On October 1, 2012, the National Institutes of Health implemented a plan to limit funding to researchers for the use of cats from Class B (random source) animal dealers, as recommended in a 2009 report issued by the Institute for Laboratory Animal Research, Scientific and Humane Issues in the Use of Random-Source Dogs and Cats in Research. That report found that random source dogs and cats are not necessary for use in biomedical research as there are adequate numbers of animals available from other sources. In 2011, the NIH implemented a 48-month pilot project to reduce the number of dogs obtained from Class B dealers and to give researchers time to find alternative sources for their dogs.

In 2013, the NIH announced that it is fully implementing a plan to prohibit the expenditure of funds for the acquisition of dogs for NIH-supported research from USDA Class B vendors, effective October 1, 2014.

While the NIH decision may help to eliminate the use of animals from Class B animal dealers, it is not likely to have an effect on animals taken directly from shelters or the use of euthanized shelter animals for dissection. It also only impacts federal facilities and federal funding, not state or privately-owed entities. The decision would also not accomplish what federal legislation would do, which is to eliminate random source dealers altogether.

Even more disappointing is that the NIH has not committed in any way to reduce the number of dogs used in research. Instead, its long-term plan is to ensure that adequate dogs of suitable size and temperament could be obtained from Class A animal dealers. Class A animal dealers breed their own animals. This strategy eliminates the uncertainty of where the dogs are coming from and the need to traceback the source of the dog to ensure that it is not lost or stolen, but it does not in any way reduce the number of animals being used for NIH-funded researcher.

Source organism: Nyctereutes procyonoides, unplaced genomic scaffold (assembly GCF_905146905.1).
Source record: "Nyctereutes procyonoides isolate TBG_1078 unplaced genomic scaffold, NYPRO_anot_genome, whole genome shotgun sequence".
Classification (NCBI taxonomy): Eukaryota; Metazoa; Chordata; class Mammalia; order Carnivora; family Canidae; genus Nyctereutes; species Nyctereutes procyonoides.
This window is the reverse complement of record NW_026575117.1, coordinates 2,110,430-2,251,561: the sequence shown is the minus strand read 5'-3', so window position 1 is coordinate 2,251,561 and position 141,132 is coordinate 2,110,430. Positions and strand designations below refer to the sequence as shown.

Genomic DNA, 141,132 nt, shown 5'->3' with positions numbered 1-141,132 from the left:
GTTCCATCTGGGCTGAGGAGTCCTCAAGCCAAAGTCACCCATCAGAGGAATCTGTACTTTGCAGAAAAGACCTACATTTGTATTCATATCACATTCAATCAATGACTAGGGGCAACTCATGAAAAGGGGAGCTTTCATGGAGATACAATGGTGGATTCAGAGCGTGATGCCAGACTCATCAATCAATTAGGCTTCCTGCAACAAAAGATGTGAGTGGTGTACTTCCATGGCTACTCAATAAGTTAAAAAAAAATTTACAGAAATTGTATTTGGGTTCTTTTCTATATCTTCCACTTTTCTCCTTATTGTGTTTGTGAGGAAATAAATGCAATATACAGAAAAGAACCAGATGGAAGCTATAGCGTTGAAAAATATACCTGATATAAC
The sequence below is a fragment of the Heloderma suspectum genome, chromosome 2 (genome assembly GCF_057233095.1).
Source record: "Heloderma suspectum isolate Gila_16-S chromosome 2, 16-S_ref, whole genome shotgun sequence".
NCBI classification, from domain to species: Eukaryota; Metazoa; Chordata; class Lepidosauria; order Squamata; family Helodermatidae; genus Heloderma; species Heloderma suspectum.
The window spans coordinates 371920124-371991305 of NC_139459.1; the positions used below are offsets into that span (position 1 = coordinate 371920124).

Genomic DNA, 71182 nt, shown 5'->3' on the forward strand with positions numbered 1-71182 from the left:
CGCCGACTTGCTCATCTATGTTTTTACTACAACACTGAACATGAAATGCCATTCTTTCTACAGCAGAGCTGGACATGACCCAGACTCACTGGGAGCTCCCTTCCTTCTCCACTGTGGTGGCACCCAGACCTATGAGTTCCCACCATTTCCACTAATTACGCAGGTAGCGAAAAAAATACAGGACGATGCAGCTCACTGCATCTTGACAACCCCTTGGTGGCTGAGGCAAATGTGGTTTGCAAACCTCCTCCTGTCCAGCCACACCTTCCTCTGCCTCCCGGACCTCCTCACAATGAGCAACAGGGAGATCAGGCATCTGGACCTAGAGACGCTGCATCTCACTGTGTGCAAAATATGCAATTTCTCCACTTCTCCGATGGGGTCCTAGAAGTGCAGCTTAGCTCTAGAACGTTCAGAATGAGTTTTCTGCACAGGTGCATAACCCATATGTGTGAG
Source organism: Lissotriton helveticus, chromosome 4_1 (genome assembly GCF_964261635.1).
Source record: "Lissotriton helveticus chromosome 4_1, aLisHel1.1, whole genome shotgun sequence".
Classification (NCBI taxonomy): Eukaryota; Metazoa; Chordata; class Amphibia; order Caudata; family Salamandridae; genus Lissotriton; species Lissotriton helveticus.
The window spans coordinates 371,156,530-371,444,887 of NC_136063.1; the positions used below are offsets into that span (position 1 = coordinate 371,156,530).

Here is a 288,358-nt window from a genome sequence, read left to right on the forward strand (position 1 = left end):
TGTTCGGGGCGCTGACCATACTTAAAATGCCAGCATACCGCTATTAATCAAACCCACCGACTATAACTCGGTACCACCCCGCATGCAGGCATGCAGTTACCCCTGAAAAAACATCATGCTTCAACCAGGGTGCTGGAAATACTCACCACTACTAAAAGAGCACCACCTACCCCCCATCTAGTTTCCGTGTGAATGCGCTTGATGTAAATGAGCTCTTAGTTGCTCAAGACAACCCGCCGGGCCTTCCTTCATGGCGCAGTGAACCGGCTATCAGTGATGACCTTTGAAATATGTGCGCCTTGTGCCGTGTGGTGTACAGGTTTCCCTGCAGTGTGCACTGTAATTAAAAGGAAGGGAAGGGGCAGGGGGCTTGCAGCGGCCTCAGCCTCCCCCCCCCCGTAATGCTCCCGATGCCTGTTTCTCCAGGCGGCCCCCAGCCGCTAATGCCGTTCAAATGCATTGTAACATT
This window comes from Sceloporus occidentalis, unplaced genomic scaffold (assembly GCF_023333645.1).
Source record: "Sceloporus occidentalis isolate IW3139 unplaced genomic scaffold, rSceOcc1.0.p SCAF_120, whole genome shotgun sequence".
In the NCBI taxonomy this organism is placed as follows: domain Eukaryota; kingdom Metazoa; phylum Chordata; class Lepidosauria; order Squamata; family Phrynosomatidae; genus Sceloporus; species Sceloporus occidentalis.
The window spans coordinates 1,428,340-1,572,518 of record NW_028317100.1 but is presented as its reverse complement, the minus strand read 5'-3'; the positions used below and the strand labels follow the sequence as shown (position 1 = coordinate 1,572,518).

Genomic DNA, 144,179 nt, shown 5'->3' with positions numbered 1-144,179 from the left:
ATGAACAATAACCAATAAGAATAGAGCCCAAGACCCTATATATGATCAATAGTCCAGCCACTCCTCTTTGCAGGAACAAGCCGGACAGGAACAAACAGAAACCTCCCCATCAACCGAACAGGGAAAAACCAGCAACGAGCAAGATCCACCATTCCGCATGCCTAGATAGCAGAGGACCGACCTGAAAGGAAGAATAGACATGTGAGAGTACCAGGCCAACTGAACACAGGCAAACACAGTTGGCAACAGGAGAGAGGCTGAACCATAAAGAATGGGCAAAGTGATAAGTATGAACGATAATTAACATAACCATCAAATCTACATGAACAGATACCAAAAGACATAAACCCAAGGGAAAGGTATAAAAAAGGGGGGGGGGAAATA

A series of federal bills have been introduced over the past decade to prohibit research facilities from using animals obtained from random source, or “Class B” animal dealers. These bills would eliminate animal dealers that obtain their animals from “random sources,” including through small breeders, owner sales, and other sources. The Pet Safety and Protection Act, as these bills have been called, would amend the Animal Welfare Act to ensure that all dogs and cats used by research facilities are obtained legally.

Under this bill, research facilities would be required to get their animals from only specified sources:

  • A licensed dealer who has bred and raised the dog or cat;
  • A publicly owned and operated pound or shelter that obtained the dog or cat from its legal owner, other than another pound or shelter;
  • is registered with the Secretary and is in compliance with applicable regulations for dealer;
  • A person that is donating the dog or cat who bred and raised the dog or cat, or owned the dog or cat for not less than 1 year before making the donation;
  • A research facility licensed by the Secretary;
  • and A Federal research facility licensed by the Secretary These bills specifically state that no animal shelter or pound would be required to provide animals to a research facility upon demand (pound seizure).

The Pet Safety and Protection Act is a measure that has been introduced in three successive sessions of Congress, yet has failed to pass each year. Send a letter to your Congressman through the NAVS Take Action page on the current bill under consideration.

 

 
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© 2013 National Anti-Vivisection Society is a
501(c)3 non-profit organization